Who Makes the City is a roaming platform focussed on the contemporary urban condition. Each episode features international thinkers, practitioners, and activists introducing their research, followed by in-situ public conversations from practitioners in a specific city.

Edition 01

Edition 02



Episode 01: Belfast

Belfast is a city within which questions of access, movement through the city, safety, and the answerability of local governance exist in relation to explicit histories of sectarianism, ongoing questions of identity and the relationship between Belfast's position on the island of Ireland but within the political control of the United Kingdom.

In this context urban planning produces complex breaks and gaps in the fabric of the city as it takes into account the history of the Troubles (the decades long sectarian violence), the relationship with and rule from London, and the interface between control and infrastructure.

At first encounter Belfast appears like many post-industrial cities, where the managed decline of manufacturing over the past century has laid bare tracts of property into which real-estate capital is now rapidly expanding. Large areas of 19th century back-to-back terraces, formerly housing mill and factory workers, and patchworks of leafy suburbs nestle around a city centre featuring shopping districts and imposing limestone colonial-era buildings, with detailing influenced by Italian immigrant populations, much like Glasgow, Liverpool, Nottingham, or Rotterdam.

Learning to navigate the city, however, it gradually becomes evident that specific conditions distinguish Belfast from other superficially similar cities.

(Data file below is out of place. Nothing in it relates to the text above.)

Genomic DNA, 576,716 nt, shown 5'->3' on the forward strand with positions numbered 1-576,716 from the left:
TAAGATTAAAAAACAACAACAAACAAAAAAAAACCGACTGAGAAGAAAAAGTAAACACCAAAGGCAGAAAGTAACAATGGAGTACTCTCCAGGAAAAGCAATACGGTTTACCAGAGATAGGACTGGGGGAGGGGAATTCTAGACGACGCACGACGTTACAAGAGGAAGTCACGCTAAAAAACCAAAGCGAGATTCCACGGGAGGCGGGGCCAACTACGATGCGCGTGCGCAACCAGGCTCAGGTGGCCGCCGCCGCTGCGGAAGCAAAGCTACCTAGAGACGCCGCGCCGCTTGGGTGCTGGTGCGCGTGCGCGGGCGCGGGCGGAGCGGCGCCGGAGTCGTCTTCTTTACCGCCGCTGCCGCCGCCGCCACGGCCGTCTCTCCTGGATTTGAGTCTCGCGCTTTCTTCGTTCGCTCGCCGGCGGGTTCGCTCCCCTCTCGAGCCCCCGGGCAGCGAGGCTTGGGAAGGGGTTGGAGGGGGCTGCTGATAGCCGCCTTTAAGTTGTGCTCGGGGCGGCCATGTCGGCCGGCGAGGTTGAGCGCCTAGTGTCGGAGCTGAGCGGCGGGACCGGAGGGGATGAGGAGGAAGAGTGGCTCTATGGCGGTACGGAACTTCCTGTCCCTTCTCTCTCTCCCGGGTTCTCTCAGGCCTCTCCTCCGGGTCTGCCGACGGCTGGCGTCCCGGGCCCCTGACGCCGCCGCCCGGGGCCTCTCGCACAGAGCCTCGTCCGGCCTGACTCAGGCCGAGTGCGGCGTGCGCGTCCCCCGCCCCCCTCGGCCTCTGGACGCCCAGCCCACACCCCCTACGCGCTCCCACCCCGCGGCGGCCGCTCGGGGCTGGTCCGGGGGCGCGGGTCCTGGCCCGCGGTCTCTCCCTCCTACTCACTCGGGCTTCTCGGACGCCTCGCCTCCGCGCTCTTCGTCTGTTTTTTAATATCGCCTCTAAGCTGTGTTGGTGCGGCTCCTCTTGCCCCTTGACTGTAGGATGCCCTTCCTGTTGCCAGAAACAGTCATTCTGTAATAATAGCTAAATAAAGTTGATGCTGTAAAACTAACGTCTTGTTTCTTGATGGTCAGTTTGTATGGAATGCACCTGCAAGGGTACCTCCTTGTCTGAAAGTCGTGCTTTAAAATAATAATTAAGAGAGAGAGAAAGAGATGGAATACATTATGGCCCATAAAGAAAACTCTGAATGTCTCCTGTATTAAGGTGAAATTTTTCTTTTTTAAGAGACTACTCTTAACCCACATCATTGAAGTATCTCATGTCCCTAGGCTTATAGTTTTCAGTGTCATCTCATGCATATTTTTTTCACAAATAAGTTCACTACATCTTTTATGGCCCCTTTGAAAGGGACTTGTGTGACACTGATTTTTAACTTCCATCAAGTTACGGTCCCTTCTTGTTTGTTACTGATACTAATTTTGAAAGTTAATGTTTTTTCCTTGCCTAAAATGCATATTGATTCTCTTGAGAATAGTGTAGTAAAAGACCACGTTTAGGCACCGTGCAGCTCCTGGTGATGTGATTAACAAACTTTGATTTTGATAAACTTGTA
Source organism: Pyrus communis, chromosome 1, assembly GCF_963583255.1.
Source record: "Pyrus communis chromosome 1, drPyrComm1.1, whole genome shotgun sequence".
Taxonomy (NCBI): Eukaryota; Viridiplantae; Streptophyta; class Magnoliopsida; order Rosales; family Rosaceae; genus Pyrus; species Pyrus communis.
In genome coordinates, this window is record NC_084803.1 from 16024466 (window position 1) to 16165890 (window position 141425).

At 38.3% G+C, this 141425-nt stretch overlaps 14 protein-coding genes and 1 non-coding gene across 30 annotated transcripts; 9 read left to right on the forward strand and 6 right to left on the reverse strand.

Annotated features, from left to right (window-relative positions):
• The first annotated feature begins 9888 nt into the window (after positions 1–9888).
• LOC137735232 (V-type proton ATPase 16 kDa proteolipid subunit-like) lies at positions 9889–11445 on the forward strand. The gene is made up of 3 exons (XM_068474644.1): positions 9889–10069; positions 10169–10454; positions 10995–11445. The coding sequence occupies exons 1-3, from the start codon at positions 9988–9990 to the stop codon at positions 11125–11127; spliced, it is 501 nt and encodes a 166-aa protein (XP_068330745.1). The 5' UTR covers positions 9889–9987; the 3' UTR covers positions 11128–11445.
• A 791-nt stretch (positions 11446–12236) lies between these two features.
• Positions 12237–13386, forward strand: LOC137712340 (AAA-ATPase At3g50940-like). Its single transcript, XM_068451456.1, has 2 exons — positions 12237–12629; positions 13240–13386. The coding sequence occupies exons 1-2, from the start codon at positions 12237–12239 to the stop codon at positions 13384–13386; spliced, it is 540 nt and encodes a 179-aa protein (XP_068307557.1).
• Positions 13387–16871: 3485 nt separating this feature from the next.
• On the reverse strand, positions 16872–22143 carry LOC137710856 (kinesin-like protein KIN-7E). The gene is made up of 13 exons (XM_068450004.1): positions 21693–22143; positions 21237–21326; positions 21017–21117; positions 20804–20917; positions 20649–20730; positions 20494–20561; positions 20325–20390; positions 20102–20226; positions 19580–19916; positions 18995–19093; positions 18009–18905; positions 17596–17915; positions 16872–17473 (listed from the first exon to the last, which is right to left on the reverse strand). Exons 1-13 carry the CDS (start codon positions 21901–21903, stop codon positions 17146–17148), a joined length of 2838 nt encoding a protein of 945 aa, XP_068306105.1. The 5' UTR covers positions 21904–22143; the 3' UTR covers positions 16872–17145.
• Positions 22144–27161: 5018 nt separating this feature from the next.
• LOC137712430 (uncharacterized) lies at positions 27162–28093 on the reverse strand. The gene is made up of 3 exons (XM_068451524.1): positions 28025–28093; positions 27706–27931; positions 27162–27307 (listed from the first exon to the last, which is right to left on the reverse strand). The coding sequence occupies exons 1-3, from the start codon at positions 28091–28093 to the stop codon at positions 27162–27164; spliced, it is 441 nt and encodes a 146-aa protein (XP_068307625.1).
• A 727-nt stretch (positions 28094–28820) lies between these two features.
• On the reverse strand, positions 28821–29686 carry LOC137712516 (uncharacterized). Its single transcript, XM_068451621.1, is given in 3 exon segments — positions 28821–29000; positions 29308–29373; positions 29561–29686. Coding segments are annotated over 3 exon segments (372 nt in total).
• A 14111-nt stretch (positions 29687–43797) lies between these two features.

Infrastructure such as motorways has a visibility as a tool for maintaining gaps between demographics with a visibility which is downplayed in most European cities.

The employment of infrastructure as boundary disguised as connection exists in all cities, but in Belfast has a visibility which is downplayed in most European cities. Motorways and other Infrastructure in Belfast have been used to control and divide communities throughout the last century, both separating classes, and segregating working class communities hardest hit by ‘The Troubles’.

Twenty years on from the ‘Good Friday Agreement’, the ceasefire which constructed a nuanced and at-times fragile peace, the city still a complex experience of looping routes, arterial roads, inner city car parks and inadequate parking, and

Pockets of community and circular diversions characterise parts of Belfast, controlled as much by the architecture of transit as by the Peace Walls and gated streets. In a repeat of history, the still incomplete motorway interchange is due to be extended and broadened in the coming years, digging deep trenches and nine meter walls through the city and expanding and redirecting traffic toward the small enclave of the contemporary Sailortown community.